Council of Institutional Investors

CII Urges Boards to Adopt ‘One Share, One Vote’
Thursday, August 28, 2014
by: Matthew Frakes

Section: CII Governance Alert

CII sent letters dated August 12 and August 20 to seven companies requesting that they implement a “one share, one vote” stock structure.  These companies had been recipients of shareholder-sponsored resolutions calling for the repeal of their existing dual-class stock structures.

In the 2014 proxy season, less than a dozen companies in the Russell 3000 received shareholder proposals requesting the repeal of a dual-class stock structure. Of these, CII sent letters to seven where the superior class of stock is especially closely held by one or several individuals: Cablevision Systems, Donegal Group, Facebook, Ford, Google, Spirit AeroSystems and Swift Transportation. Given these companies’ existing dual-class structures, none of the proposals won outright majority support.  However, analysis by CII staff found that if all shares were adjusted to have one vote equally, the proposals at these companies would have received clear—and at times overwhelming—majority support from shareholders. Only the disproportionate voting power held by certain individuals skewed the outcome.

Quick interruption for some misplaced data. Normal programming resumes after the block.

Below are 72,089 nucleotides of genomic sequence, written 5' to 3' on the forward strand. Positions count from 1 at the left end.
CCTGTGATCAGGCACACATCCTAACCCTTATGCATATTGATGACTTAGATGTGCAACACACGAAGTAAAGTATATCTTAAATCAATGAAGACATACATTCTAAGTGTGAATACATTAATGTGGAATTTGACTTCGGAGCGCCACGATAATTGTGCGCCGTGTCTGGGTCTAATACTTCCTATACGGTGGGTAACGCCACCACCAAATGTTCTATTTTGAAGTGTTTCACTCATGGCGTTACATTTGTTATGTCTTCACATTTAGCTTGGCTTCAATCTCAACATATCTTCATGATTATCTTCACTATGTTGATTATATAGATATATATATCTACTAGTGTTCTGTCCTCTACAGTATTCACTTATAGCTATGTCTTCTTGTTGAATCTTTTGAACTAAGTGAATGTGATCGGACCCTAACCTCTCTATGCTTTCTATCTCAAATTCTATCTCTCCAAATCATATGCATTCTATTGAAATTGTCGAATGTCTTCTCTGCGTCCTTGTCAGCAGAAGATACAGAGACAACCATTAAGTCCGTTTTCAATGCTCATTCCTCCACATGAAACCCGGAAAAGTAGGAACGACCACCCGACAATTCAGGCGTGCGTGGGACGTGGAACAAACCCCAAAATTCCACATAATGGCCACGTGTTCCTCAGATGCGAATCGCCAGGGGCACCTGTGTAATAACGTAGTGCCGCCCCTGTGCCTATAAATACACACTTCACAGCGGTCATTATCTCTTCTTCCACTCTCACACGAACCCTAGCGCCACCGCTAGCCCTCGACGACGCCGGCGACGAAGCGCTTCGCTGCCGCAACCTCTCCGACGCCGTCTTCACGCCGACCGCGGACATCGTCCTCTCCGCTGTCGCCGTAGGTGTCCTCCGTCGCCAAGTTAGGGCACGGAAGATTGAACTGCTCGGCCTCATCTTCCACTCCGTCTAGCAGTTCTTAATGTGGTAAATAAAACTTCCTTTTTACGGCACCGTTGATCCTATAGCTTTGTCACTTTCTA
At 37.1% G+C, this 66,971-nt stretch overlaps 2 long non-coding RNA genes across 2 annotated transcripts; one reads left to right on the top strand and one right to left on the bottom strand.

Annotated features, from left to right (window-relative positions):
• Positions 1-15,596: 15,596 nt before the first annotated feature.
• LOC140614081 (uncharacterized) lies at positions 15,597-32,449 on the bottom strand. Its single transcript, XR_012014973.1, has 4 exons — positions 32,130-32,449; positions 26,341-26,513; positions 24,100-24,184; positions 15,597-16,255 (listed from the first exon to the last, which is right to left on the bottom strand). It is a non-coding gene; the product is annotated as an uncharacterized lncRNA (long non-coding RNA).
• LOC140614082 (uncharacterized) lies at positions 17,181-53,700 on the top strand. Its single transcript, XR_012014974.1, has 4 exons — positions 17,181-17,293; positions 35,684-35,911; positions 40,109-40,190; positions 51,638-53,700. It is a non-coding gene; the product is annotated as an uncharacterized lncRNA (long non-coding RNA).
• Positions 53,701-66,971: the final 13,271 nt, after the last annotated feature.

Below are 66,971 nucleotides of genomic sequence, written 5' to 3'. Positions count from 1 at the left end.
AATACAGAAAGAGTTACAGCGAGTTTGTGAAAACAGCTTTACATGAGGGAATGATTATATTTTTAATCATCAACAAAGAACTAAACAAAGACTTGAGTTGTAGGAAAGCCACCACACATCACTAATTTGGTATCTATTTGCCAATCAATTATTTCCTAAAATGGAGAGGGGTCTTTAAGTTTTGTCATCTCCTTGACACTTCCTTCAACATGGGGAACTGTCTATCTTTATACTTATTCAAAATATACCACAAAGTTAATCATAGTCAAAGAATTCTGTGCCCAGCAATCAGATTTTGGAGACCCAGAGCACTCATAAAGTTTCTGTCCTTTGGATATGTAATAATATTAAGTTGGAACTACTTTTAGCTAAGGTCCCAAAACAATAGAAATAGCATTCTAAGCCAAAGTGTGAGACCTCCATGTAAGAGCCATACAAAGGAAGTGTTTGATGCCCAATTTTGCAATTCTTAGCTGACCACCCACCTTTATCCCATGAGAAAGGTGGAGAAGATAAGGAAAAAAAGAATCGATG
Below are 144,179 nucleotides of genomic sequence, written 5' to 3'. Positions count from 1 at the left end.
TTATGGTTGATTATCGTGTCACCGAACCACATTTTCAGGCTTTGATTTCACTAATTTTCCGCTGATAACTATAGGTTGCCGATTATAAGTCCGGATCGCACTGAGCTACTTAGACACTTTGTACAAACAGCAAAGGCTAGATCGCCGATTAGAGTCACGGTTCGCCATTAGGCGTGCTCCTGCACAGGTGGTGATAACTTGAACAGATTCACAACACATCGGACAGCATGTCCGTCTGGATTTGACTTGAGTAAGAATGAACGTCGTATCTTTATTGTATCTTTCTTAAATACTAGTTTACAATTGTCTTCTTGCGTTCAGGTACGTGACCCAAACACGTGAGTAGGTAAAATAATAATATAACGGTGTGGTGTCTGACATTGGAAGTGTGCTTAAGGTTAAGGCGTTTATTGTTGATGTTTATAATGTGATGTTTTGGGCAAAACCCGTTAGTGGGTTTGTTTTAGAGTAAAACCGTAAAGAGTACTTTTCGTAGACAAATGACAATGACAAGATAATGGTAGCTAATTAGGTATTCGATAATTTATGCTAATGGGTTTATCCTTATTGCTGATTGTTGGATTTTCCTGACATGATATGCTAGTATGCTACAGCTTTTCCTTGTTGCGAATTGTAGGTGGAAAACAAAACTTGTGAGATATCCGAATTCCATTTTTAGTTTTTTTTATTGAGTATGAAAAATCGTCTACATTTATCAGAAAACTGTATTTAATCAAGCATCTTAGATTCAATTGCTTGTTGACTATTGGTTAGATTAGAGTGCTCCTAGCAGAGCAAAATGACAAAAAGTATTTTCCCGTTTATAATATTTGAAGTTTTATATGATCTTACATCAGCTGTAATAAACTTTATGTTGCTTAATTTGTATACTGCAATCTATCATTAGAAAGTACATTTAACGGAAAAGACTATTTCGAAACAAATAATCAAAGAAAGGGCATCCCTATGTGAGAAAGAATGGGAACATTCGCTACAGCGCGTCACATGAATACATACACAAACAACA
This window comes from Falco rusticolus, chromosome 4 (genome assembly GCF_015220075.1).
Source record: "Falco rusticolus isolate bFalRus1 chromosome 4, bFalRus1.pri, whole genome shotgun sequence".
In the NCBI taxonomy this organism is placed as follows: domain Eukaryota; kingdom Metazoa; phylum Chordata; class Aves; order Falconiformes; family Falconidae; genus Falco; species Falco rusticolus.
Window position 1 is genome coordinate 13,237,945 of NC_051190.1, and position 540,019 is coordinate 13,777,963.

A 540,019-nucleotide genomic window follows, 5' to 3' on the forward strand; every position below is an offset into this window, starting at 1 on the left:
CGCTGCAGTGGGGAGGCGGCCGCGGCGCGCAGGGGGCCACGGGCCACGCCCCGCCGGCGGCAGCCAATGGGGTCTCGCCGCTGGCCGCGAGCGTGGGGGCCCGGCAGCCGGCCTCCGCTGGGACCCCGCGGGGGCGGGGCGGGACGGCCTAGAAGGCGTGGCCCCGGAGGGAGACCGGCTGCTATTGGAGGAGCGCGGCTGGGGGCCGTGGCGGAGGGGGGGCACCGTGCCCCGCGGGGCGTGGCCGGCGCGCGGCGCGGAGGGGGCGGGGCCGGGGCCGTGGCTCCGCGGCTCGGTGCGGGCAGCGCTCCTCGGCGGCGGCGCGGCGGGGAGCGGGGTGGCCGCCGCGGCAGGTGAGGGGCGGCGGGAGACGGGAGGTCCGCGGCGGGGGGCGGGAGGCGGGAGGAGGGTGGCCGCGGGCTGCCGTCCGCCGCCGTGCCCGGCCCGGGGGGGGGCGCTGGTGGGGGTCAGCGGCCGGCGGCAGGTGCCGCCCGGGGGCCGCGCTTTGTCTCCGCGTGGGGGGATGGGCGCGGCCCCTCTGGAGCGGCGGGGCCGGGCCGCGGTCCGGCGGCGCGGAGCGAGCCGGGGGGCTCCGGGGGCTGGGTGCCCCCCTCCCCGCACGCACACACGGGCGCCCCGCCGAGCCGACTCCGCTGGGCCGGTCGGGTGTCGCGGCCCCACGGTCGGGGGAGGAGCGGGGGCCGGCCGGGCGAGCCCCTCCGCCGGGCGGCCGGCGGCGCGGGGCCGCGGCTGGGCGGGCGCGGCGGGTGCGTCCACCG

The letters from CII emphasized he crucial importance of the principle of “one share, one vote” to CII members, who generally have long-term investment horizons and rely on passive investment strategies. The view it as a tool for holding boards accountable.  CII called on the boards of these seven companies to implement a one-vote-per-share stock structure, given the strong preference expressed by shareholders at the companies’ 2014 annual meetings.  To view the letters, please visit the “Dual-Class Stock” page of CII’s website.

The principle of “one share, one vote” has long been a central tenet of CII’s corporate governance policies and advocacy.  When CII was formed in 1985, the first provision in its original set of corporate governance best practices affirmed the importance of equal voting power that is proportional to the economic interests of the shareholders. 
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